No matter what kind of Android phone you use, it is hard to escape Google’s presence. It is embedded in the OS your phone runs, and through it in every app you use. Google Services provide supplemental functionality to the various third-party apps running on your phone. And while there are plenty of cool and useful features Google Services make possible, they are undoubtedly a plague for one thing – privacy.
Google Services allow app developers to utilize the company’s latest technology through a set of APIs. They are part of the operating system’s application framework and make things such as maps, location tracking, and push notifications available as functionality. Those Google-powered features use the same Android Application Package (APK), which is updated automatically – and silently – through the Google Play store.
So far, nothing to make you put your tinfoil hat on. Most people are not worried about what their network provider knows about them – and the same goes about the information they send to Google.
It's not what Google knows. It is what Google shares
Location tracking is one of a dozen fundamental Google Services, but probably makes the best example regarding privacy. As long as a phone is switched on, its location can be precisely calculated due to the amount of time it takes signals from and to it to be transmitted by the nearest cell tower. The Google location service utilizes this information to make apps like Google Maps work – but also shares it with other apps like Facebook, which uses it to put a geolocation stamp on user posts.
But then again, when all kinds of apps have permission to use your geolocation, the fact that it gets stamped on all kinds of posts, tweets, pics and whatnot is not your primary problem. (Although you can probably see the potential trouble in alerting everyone on social media you are not home right now.) It is that apps can also send all the data they have anywhere they are programmed to (yes, this happens).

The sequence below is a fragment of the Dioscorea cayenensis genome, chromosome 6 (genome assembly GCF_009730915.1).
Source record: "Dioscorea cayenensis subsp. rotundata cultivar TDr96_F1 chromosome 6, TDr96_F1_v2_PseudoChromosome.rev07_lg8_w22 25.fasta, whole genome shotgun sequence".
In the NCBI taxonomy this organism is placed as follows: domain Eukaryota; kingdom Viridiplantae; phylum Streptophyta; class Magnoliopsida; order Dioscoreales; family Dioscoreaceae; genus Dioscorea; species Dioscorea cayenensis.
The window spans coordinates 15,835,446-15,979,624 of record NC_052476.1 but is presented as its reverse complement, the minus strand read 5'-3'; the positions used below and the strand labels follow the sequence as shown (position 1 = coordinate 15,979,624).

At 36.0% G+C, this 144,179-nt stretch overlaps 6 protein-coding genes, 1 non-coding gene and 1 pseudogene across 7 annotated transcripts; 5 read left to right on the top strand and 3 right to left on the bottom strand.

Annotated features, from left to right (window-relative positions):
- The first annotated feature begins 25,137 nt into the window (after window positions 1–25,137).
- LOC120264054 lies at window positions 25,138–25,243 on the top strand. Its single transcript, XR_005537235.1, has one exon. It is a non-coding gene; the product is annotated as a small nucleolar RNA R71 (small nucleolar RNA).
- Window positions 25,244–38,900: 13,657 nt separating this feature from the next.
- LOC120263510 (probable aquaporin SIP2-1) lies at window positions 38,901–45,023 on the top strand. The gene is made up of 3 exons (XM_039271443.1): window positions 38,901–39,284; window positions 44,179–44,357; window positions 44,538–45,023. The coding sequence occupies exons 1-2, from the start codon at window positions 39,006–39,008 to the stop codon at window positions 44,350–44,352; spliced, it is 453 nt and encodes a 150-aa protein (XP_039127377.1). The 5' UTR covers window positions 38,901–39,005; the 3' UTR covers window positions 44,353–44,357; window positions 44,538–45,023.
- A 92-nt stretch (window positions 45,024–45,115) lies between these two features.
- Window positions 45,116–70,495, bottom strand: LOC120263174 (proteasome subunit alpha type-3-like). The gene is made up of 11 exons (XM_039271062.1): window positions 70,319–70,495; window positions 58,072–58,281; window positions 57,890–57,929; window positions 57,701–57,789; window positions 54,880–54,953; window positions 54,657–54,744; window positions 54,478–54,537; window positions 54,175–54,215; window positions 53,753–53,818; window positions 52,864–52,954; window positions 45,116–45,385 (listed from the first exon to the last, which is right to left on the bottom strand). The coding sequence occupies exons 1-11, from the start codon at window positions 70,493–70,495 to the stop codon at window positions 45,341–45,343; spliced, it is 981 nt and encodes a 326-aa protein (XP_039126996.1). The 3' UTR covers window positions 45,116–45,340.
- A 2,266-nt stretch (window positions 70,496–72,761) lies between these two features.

Geolocation is one example. What else is up for grabs in a similar manner?
- Your Google search results
- Your Google calendar with scheduled events
- Your photos
- Google maps you created
- Your contact information
- Your profile data
- Your Gmail contacts
- Your G+ posts
- Google analytics
How we uprooted Google Services from an Android device
Let’s put it this way: Google and privacy don’t mix well. If you are concerned with the latter, you might want to have Google Services turned off. It is not an easy thing to do, though. It takes opening the Android code and surgically removing all traces of them from the OS. Which is part of what we did developing Secure Phone and the custom OS on which it runs. Besides purging the system’s kernel, libraries and Android Runtime, we also went in and customized the application framework.
It is the part of the OS which provides the skeletal structure to support the development of apps – different managers that apps use to make features work. Our developers removed and customized a handful of them:
- Removed location manager to disable GPS tracking due to the concerns explained above.
- Removed the notification manager, because it might potentially be used by hackers to infiltrate the device.
- Removed the telephony manager, because it creates a possible attack surface – it holds the phone’s IMEI number, which serves to identify the handset, but can be used by impostors. Secure Phone allows calls to be made only through our encrypted voice over IP app Secure Voice.
- Customized the package manager, which retrieves information about application packages that are currently installed on the device. It is connected with our Policy Manager app, which informs the user what policy changes have been enforced on the device via the Secure Administration System (SAS).
- Modified the Android content provider so every app can access only its own APK. This way all the data one app holds, stays locked inside of it – for example, a third-party app cannot use the contacts stored in Secure Email.
- Introduced full network log traceability so that all the apps on the device show what network they are using – so you can be sure you are transmitting data over a safe connection.
As you might have guessed, this means that most regular Android apps can’t work on the device. We did away with them as well, as they bring privacy risks of their own too (if you’re concerned about privacy, you are probably not Facebook’s biggest fan). Instead, we installed our proprietary apps to offer secure encrypted communications, file transfer and storage, password management, backup management and wiping capabilities for your phone. This way, security comes first without sacrificing functionality.